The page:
Former Victorian Premier steps down from Huawei Australia board

Huawei Australia board member John Brumby has stepped down, calling the timing unrelated to ongoing legal issues and the 5G ban in Australia.

Former Victorian Premier John Brumby has stepped down from the board of Huawei Australia, the Chinese networking giant has announced.

Speaking with media on Friday, Brumby said that after eight years at Huawei, he would be stepping down effective from March 1, 2019. One of the original independent board members of Huawei Australia, Brumby added that chair John Lord had thanked him for his service.

Brumby will be taking on the role of Chancellor at La Trobe University, calling it a "pleasure" to serve on the Huawei Australia board and citing revenue and business increases during that time.

He noted recent challenges, but said Huawei still has "world-leading equipment" that has served both Optus and Vodafone across their 4G networks. He argued that the timing of the resignation was unrelated to the 5G ban and Huawei's ongoing legal issues in the United States.

"The timing of my retirement from the Board is completely unrelated to any recent commentary regarding China and Huawei. More than a year ago, I advised the Board and Huawei HQ of my intention to retire to make time for new commitments I was taking on in early 2019. I remain a strong supporter of closer ties between Australia and China, particularly in the fields of investment, trade, education and R&D," Brumby said.

Huawei was banned by the Australian government from playing a role in any 5G rollouts in August 2018 due to national security issues stemming from concerns of foreign government interference in critical communications infrastructure.

Huawei at the time slammed the Australian government's decision, saying it as not based in fact or a result of a transparent process, but rather, motivated by political instability thanks to infighting in the Liberal party.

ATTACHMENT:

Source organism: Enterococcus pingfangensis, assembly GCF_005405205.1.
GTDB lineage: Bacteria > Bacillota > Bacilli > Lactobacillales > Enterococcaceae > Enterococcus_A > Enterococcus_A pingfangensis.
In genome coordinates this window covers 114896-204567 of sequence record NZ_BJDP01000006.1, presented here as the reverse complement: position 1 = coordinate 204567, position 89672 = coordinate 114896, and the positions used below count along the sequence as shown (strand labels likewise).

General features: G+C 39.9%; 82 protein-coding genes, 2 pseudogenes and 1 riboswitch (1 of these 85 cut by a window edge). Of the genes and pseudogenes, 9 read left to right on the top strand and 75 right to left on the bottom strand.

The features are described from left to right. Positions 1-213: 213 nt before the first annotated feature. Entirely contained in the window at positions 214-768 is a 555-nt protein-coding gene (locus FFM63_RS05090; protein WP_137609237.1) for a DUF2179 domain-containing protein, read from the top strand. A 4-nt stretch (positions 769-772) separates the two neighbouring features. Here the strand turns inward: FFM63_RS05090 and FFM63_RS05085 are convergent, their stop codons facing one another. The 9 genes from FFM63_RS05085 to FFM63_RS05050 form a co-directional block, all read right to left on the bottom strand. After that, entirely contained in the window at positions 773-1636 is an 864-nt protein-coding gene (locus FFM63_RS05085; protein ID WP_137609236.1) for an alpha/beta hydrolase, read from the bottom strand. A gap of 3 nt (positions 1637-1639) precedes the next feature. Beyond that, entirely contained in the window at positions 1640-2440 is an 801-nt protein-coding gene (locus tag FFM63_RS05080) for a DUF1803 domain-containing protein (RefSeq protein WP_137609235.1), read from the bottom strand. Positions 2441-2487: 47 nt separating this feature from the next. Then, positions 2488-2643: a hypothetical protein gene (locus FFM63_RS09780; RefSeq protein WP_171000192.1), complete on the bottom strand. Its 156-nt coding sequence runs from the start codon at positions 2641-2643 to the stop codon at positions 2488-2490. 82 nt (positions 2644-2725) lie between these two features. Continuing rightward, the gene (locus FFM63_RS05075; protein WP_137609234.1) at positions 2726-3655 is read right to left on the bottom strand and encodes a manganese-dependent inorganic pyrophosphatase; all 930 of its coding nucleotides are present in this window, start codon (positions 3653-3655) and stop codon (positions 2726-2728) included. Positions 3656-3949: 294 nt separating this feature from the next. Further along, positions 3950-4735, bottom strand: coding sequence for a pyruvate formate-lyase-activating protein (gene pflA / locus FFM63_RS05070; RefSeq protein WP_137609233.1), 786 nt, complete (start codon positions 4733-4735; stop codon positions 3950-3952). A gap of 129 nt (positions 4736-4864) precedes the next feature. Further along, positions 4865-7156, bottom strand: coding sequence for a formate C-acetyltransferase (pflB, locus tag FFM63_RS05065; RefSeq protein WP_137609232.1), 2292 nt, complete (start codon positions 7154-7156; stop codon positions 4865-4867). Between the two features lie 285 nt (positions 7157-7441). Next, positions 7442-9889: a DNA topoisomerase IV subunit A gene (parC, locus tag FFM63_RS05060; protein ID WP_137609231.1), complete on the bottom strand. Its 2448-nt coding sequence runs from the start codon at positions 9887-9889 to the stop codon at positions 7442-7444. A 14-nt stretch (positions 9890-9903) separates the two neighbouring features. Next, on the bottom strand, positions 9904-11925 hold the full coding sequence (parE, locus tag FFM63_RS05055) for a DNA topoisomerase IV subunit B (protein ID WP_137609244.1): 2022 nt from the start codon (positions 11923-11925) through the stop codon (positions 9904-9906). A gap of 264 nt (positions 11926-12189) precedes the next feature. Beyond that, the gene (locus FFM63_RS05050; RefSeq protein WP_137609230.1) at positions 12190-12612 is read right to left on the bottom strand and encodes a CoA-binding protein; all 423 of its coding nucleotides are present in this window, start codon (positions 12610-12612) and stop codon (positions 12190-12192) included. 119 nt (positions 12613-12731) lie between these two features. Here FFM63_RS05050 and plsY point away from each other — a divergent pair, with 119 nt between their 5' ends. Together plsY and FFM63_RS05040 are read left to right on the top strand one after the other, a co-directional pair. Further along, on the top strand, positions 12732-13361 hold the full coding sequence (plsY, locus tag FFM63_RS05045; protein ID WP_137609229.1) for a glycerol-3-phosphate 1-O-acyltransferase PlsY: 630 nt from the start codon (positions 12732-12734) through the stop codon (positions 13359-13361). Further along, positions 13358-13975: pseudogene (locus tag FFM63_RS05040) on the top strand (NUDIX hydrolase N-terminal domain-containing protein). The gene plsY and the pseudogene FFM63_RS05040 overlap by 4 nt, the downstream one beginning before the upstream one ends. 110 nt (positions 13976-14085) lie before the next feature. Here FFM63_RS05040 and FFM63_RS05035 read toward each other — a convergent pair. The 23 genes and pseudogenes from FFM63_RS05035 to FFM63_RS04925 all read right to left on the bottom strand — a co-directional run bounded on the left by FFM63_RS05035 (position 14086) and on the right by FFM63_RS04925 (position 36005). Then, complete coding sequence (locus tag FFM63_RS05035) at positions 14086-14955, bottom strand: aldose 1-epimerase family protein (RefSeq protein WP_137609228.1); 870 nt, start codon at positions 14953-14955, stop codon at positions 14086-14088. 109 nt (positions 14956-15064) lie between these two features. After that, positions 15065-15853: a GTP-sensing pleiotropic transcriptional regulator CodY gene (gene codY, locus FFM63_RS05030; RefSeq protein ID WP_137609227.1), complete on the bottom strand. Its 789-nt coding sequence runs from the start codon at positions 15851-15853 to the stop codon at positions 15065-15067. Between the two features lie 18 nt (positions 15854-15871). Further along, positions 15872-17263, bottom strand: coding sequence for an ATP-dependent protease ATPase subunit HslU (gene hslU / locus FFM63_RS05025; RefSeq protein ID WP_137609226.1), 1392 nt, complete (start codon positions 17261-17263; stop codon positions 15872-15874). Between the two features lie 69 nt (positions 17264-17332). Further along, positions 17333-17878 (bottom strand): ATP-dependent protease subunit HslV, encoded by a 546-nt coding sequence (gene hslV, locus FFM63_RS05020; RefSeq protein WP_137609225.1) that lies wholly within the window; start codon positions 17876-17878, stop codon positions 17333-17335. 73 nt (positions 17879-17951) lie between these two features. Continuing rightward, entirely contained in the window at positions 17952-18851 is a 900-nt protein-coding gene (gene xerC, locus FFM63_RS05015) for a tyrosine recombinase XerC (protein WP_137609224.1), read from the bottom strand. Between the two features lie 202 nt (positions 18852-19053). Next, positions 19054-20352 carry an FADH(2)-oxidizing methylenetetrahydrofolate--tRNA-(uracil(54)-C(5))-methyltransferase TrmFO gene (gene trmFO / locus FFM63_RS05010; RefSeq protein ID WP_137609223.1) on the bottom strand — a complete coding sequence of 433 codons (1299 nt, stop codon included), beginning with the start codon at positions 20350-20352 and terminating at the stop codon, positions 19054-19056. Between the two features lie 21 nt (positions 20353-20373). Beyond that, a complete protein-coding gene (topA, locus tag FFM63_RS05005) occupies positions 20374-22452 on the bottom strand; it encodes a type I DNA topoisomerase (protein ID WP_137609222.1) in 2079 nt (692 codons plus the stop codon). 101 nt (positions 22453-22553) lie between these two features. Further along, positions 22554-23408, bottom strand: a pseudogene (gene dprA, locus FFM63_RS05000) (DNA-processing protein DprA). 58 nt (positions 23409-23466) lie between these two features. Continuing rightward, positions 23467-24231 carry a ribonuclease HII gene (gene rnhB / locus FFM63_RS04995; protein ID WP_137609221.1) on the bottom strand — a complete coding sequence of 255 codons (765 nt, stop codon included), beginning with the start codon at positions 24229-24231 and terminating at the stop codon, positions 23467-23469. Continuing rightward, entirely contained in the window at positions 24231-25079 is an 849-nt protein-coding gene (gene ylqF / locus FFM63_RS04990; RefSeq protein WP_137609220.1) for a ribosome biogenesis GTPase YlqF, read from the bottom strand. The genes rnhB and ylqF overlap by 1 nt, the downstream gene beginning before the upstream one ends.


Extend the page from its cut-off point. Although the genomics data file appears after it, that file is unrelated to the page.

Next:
"The Australian government's decision to block Huawei from Australia's 5G market is politically motivated, not the result of a fact-based, transparent, or equitable decision-making process. It is not aligned with the long-term interests of the Australian people, and denies Australian businesses and consumers the right to choose from the best communications technology available," Huawei HQ said at the time.

In the last week alone, carrier TPG said it has been forced to end its mobile network rollout due to the ban on Huawei 5G equipment, while the Western Australian government said it would be looking to review its contract with Huawei.

On Thursday, Optus CEO Allen Lew denied that the Huawei ban had an impact on his carrier's 5G rollout, telling ZDNet that it neither slowed it down nor made equipment more expensive. He added that the federal government had given plenty of notice prior to the ban.

As well as Australia, Huawei's 5G equipment in recent months has also been banned or limited by the US and New Zealand, while the UK's BT said it will be stripping Huawei from EE's mobile core.

South Korea's largest carrier also announced that its 5G vendors would be Ericsson, Nokia, and Samsung, with Huawei left off its list.

On Friday, the New York Times reported that Vodafone has also temporarily stopped buying Huawei equipment for its 5G core network.

Huawei CFO Meng Wanzhou, meanwhile, has again faced court in Canada over her bail, with Justice William Ehrcke approving a change in who is financially responsible for bail ahead of her extradition hearing. Ehrcke additionally postponed her next court appearance to March.

"I can confirm that the United States has filed a formal request with my department for the extradition of Ms Meng," Canadian Justice Minister David Lametti told media in Ottawa.

Meng is personally facing one count each for conspiracy to commit bank fraud; conspiracy to commit wire fraud; bank fraud; and wire fraud.

The indictment against Meng claims that during meetings with an unnamed banking institution in the US, she misrepresented Huawei's ownership and control of Iranian affiliate Skycom, as well as its compliance with UN, US, and EU sanctions.

Huawei is also facing counts for conspiracy to defraud the United States; violate the International Emergency Economic Powers Act (IEEPA); violate the IEEPA; commit money laundering; and obstruct justice. 

The company is also facing allegations, for a separate indictment, that it conspired to steal intellectual property from T-Mobile and subsequently obstructed justice. The alleged activity occurred during 2012-13, and relates to Huawei's attempt to build a robot similar to the one T-Mobile was using at the time to test mobile phones.

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